Out-of-state “storm chaser” roofing companies that popped up in Oklahoma City after the massive May 2010 storms did what they usually do.
But some roofing company startups popped up in response to the demand, which lasted for months and months — and they've stuck it out.
“The hailstorm of 2010 was considered the storm of the year by professional hailstorm chasers. There was a trainload of storm chasers from all across America that converged on Oklahoma City and caused all kinds of mass confusion with homeowners,” said J.R. Emrich, president of Reroof America Contractors LLC and Metro Roofing Co. Inc., based in Edmond.
The fly-by-nights “left town without saying goodbye, and left behind lots of homeowners with shoddy and leaky roofs,” Emrich said. “However, a lot of those startup companies from 2010 did stay in Oklahoma City and set up shop after the storm, and we currently have more than twice as many roofing contractors in Oklahoma City as we did before the 2010 hailstorm.”
No need for hard sell
With more roofers already here, there's even less reason to be wary of the hard sell, said Brad Neff, owner of Heartland Roofing & Exteriors in Bethany.
“Please be patient and don't panic,” he said. “We local roofers can handle the damage. Use local. Keep the dollars in the state, and more importantly, don't risk using someone who won't be here when the next storm hits Minneapolis or St. Louis. I have spent more time fixing messes created by out-of-town roofers who are no longer here, and it is disheartening.”
At least one supplier does his part to shore up local roofers when they have to contend with the “storm chasers.' Mike Curtis, owner of Crossroads Roofing Supply, said his company gives priority to locally owned roofing companies, especially
“It's important to us that both our contractors and the end client are taken care of, and locally owned contractors are more likely to respond quickly to home and business owners should there be issues with a roof after the fact,” Curtis said.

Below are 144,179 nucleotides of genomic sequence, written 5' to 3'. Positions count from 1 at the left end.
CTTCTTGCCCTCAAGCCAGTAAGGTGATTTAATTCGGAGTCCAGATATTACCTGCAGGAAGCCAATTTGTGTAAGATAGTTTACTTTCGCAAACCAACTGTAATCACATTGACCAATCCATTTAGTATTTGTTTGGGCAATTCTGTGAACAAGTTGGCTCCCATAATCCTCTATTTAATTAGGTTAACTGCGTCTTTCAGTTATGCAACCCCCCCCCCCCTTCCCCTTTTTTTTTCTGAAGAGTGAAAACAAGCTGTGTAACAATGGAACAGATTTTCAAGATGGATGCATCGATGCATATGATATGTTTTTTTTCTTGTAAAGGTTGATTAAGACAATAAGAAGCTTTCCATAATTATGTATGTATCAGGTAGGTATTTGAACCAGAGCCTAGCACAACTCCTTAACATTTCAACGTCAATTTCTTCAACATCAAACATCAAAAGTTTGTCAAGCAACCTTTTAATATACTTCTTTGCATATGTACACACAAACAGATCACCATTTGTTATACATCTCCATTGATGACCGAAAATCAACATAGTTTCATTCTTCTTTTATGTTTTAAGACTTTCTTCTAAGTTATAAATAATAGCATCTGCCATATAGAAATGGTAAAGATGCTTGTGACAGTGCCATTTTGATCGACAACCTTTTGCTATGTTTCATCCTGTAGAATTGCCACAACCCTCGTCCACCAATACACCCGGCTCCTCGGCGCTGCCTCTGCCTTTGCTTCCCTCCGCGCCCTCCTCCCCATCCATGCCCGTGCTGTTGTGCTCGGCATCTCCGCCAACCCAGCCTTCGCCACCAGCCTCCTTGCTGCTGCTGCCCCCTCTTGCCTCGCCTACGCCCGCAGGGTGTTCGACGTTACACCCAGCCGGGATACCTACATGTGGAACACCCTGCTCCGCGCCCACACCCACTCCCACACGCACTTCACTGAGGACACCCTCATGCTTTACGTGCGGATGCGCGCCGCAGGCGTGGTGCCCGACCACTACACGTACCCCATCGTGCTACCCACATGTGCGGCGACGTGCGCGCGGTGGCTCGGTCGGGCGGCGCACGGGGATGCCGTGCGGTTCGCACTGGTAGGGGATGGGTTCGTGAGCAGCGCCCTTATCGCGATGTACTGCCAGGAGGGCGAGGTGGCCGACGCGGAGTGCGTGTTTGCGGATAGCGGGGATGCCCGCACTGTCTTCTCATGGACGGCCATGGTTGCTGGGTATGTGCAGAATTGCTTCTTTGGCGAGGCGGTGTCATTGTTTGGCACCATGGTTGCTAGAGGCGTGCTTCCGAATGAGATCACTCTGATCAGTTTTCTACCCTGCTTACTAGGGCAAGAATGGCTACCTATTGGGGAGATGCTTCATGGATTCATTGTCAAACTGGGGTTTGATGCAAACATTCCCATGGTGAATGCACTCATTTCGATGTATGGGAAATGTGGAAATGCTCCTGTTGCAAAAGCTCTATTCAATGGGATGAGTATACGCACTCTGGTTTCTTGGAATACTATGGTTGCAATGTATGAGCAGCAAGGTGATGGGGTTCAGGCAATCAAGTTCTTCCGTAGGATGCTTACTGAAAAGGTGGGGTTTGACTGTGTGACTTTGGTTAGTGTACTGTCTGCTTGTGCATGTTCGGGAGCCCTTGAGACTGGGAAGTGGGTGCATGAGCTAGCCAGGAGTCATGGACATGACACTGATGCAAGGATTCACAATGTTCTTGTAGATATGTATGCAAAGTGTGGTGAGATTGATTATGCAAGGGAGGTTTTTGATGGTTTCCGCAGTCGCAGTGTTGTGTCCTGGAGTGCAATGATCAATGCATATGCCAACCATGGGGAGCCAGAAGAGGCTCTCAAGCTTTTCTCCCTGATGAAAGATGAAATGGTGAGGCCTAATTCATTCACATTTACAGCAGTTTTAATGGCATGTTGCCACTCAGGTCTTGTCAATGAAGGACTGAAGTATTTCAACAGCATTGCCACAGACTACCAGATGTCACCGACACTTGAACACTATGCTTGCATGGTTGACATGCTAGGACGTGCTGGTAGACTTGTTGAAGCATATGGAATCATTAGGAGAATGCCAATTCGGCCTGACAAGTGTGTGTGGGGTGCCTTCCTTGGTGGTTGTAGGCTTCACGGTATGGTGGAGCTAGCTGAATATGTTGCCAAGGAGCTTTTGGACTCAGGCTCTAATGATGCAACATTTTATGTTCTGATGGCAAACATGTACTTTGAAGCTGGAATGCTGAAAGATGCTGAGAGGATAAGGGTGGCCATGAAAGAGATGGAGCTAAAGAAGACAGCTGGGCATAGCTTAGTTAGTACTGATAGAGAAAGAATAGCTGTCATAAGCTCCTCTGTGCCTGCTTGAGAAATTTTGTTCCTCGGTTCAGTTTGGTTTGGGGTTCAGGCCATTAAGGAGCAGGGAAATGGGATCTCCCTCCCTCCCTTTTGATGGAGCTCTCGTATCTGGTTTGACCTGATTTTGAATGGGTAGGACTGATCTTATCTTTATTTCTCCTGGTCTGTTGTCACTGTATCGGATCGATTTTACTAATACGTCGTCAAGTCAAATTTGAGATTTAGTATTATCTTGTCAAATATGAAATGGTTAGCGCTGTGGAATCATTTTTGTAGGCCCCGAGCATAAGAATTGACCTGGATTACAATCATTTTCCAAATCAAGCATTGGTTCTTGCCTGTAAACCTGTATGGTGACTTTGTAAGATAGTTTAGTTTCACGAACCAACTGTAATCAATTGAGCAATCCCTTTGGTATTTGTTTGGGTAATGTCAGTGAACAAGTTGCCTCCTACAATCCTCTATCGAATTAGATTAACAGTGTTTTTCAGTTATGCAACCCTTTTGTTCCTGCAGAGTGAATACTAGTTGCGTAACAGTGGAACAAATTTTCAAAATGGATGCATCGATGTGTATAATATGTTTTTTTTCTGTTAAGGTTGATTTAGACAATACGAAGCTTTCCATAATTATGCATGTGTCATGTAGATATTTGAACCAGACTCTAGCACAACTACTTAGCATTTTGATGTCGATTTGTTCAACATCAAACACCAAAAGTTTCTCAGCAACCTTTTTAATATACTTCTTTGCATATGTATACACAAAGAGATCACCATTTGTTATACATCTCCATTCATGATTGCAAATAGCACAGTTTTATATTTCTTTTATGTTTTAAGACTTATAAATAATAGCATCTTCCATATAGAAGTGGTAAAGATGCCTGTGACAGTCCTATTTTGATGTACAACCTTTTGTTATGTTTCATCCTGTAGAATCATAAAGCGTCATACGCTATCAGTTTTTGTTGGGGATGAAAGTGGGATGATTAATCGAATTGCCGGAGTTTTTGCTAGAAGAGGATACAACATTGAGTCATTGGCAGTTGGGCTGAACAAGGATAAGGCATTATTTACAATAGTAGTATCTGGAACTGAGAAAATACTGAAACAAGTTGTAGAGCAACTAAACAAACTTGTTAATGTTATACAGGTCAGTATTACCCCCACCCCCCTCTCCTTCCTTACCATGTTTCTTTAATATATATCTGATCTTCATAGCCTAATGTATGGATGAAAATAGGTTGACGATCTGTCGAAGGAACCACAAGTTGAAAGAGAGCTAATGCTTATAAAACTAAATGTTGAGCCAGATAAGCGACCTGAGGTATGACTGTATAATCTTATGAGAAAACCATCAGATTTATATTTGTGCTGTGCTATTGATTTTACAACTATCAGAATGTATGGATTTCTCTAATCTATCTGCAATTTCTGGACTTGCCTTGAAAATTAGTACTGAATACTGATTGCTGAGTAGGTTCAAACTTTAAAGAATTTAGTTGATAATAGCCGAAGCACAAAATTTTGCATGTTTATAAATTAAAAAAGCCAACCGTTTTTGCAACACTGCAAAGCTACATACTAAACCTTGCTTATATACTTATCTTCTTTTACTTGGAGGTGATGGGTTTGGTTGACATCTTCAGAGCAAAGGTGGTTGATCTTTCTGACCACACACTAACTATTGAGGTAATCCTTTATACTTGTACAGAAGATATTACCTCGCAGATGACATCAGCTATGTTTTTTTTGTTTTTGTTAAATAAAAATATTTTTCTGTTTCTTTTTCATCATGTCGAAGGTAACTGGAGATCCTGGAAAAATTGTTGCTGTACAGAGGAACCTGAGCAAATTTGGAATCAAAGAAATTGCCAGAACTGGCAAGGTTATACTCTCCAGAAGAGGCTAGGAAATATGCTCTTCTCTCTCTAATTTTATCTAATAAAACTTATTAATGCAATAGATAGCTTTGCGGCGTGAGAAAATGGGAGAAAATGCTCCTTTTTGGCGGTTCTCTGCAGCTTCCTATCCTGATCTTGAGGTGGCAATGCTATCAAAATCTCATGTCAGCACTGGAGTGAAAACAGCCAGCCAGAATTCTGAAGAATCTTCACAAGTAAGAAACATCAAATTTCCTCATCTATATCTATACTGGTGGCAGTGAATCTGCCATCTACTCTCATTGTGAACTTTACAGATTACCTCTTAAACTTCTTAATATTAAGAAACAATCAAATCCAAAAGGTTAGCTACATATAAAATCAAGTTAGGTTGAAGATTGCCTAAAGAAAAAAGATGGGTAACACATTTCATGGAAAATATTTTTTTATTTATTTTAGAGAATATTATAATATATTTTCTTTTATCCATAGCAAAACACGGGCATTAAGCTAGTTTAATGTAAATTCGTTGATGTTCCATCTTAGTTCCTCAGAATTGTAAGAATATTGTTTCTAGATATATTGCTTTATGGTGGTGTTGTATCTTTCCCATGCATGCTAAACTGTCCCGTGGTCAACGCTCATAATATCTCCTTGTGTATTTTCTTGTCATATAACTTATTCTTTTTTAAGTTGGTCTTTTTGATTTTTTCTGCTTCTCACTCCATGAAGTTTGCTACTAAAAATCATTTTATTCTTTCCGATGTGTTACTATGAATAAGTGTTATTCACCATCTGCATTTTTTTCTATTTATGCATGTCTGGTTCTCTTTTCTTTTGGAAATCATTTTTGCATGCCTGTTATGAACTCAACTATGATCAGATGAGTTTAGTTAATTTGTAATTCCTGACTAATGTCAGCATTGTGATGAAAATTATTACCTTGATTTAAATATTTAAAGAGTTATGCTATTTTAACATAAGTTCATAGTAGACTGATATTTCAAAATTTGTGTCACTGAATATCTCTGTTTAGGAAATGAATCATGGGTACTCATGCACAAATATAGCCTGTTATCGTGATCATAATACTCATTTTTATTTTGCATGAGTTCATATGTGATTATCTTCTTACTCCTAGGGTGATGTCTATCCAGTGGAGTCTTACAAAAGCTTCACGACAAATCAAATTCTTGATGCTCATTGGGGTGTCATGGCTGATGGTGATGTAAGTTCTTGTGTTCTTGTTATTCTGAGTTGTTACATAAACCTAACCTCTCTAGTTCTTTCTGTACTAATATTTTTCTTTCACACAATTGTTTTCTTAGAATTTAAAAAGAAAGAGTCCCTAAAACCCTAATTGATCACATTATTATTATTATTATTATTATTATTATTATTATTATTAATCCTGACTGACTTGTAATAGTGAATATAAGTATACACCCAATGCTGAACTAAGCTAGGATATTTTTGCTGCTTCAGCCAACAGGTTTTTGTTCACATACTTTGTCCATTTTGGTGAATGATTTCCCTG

In a related move, Oklahoma's Emergency Price Stabilization Act went into effect in 35 counties after Gov. Mary Fallin declared a state of emergency due to storms, winds and flooding. The counties are Alfalfa, Blaine, Bryan, Caddo, Canadian, Cleveland, Comanche, Cotton, Creek, Custer, Dewey, Ellis, Garfield, Garvin, Grady, Grant, Harper, Kingfisher, Kiowa, Latimer, Lincoln, Logan, Love, Major, McClain, Oklahoma, Okmulgee, Pittsburg, Pottawatomie, Stephens, Tillman, Tulsa, Washita, Woods and Woodward.
One big difference now compared with 2010 is state roofer registration, which went on the books that June and took months to set up at the Oklahoma Construction Industries Board. The law gives consumers an online directory of qualified roofing contractors: www.ok.
“The whole idea is to make it easier to find out who is legitimate and who isn't, said state Sen. Dan Newberry, R-Tulsa, who wrote the legislation leading to roofer registration.
Before contracting with a roofer, a consumer should confirm the registration number, which will verify that company has liability and workers comp insurance and other qualifications, Newberry said.
Emrich wants to see more done to protect consumers and the industry's reputation.
“The next step forward in the Oklahoma roofing industry will be for the Construction Industries Board to go from registration to licensing for all roofing contractors by requiring contractors to pass proficiency tests for both roofing knowledge and business law, as well as requiring continuing contractor education every year,” he said.
No law can protect everyone from determined fraud, Attorney General Scott Pruitt said.
“We know from past experience that this type of damage attracts criminals looking for ways to take advantage of Oklahomans,” Pruitt said. “We're getting the message out now so people can be aware of such quick-fix schemes and spread the word to neighbors and family members before they become victims.”
Home repair schemes and charity fraud are the most likely scams in the wake of the storms.
“Within the next few days, home and business owners will want to repair storm damage quickly, but we caution them to be patient and make sure they are using a reputable home repair contractor,” Pruitt said. “Investigators with our Public Protection Unit have prosecuted unscrupulous repair workers, commonly called travelers, who follow storms across the country to profit from the misfortune of others.”
We know from past experience that this type of damage attracts criminals looking for ways to take advantage of Oklahomans.”
Attorney General Scott Pruitt